Even Edgar Allan Poe, master of eerie twists and turns, would have been mystified by this mind-boggling coincidence created in part by one of his stories. But let's start from the beginning.
In 1838, Poe's only novel was published - The Narrative of Arthur Gordon Pym of Nantucket. Partway through the book, the crew of a ship called Grampus finds themselves with a busted boat and no food or water. They manage to catch a tortoise and strip off its shell, but eventually, in order to survive, the crew draws straws to figure out which of them will be sacrificed to provide meat for everyone else. The death straw goes to a former mutineer named Richard Parker, who is promptly stabbed to death; his head, hands and feet thrown overboard (you can read the whole grisly thing here). This keeps the floating Donner Party alive a little bit longer, but the two remaining crew members are still on the brink of death when they're finally rescued.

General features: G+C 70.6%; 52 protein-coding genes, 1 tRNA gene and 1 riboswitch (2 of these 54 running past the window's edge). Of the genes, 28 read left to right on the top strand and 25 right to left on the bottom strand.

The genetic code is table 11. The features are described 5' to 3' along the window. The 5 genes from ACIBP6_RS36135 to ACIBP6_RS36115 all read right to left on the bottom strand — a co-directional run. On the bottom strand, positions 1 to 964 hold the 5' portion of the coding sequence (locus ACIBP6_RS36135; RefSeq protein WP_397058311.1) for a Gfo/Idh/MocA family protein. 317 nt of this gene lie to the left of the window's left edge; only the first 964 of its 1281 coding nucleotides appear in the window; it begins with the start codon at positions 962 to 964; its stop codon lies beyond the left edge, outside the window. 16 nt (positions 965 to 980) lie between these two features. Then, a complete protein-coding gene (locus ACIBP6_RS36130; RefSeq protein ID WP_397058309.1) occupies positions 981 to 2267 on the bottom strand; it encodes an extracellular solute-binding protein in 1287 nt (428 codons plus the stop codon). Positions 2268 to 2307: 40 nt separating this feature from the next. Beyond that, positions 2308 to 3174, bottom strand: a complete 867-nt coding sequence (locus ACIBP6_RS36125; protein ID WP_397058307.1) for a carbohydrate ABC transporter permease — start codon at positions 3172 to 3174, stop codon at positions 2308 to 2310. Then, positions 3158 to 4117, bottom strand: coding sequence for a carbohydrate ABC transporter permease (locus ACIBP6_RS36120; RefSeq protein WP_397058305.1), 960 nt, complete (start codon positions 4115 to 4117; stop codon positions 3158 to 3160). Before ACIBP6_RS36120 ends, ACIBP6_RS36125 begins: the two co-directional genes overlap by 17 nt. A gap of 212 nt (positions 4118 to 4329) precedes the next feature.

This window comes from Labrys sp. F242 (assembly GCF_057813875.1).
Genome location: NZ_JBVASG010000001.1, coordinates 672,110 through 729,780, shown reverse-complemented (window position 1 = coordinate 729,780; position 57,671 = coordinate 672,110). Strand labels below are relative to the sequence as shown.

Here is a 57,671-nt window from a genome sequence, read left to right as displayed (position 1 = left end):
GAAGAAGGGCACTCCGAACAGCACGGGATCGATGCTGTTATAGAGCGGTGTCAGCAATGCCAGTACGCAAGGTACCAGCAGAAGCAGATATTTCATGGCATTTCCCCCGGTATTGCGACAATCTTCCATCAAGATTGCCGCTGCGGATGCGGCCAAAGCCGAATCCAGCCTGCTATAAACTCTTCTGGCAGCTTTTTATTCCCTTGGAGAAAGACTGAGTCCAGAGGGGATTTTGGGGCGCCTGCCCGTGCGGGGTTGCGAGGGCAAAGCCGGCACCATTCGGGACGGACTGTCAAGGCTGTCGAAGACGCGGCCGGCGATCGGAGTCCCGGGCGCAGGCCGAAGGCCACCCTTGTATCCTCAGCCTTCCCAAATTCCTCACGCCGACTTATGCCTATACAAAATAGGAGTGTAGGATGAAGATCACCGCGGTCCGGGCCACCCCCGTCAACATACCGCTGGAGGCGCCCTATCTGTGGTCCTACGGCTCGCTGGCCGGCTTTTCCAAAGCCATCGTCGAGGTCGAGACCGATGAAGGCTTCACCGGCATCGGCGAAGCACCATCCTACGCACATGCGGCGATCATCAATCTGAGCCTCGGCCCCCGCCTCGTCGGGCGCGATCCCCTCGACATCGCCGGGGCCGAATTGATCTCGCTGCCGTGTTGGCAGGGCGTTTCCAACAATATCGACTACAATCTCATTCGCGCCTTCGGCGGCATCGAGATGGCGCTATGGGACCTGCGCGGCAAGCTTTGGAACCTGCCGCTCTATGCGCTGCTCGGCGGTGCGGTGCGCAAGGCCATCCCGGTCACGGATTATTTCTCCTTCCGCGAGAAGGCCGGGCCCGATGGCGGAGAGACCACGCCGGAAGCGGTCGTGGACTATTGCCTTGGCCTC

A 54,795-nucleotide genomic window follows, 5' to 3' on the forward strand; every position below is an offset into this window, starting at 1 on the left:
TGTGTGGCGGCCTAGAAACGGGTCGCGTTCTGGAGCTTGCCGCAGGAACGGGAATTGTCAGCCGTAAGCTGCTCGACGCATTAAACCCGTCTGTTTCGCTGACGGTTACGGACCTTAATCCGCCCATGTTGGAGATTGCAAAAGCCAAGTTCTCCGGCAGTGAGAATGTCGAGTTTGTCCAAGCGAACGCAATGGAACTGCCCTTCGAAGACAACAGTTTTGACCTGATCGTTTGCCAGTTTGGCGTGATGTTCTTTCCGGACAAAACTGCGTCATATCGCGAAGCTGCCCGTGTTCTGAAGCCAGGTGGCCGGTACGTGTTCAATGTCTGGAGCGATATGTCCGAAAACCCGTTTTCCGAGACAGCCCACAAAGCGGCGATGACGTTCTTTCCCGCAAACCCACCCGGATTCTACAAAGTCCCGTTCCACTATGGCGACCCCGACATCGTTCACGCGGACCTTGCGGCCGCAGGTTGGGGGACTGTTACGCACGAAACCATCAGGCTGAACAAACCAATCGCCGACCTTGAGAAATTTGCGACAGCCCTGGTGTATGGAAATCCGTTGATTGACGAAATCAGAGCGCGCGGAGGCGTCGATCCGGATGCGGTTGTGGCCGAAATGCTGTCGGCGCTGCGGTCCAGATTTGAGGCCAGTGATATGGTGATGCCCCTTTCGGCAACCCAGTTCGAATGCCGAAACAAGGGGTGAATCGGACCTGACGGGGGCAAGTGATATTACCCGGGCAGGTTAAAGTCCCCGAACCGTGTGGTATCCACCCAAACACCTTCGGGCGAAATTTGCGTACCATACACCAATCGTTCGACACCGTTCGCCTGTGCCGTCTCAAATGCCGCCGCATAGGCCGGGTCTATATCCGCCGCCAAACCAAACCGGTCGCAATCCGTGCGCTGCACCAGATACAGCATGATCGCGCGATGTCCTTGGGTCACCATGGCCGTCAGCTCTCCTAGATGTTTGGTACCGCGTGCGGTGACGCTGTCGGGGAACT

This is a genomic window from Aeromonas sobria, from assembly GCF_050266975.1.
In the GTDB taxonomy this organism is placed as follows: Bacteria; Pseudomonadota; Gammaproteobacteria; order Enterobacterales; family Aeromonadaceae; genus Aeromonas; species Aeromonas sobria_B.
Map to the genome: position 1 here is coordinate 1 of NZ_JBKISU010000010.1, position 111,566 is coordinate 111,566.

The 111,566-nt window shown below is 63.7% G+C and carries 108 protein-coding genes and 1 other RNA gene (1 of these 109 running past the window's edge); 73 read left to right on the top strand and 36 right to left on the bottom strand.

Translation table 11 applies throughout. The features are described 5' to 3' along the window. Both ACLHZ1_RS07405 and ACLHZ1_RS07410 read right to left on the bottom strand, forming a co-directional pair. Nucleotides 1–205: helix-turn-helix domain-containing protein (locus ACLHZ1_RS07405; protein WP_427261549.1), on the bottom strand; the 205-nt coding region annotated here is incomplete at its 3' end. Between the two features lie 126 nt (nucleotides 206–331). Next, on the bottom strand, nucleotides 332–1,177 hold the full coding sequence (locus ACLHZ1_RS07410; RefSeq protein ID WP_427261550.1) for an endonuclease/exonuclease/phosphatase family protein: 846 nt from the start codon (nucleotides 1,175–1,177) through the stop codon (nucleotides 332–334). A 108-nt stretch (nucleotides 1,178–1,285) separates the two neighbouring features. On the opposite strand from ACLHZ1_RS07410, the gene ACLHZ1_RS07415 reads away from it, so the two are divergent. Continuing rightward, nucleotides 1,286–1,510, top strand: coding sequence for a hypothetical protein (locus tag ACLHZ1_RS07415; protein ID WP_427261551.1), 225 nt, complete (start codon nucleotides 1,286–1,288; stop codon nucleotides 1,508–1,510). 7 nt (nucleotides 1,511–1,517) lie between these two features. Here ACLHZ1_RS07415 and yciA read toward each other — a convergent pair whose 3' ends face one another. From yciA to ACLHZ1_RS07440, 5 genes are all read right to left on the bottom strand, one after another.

A creative story - Poe actually called it "very silly" - but here comes the real twist. In 1884, a yacht named the Mignonette left England, headed toward Sydney, Australia.
The yacht wasn't really made for trips around the world, so it shouldn't have been a surprise to anyone when it sank in a storm. The four-man crew barely escaped in a lifeboat, but they definitely didn't have enough provisions for survival. They did catch a turtle and eat it, but just like their counterparts in the 45-year-old Poe tale, they needed more if they were going to be found alive when a rescue boat found them.
The Mignonette case became quite famous in England. The men went to trial for their crime; two of them were originally sentenced to death. This was later amended to six months in prison. This Monty Python sketch was inspired by the ill-fated yacht and its tragic crew: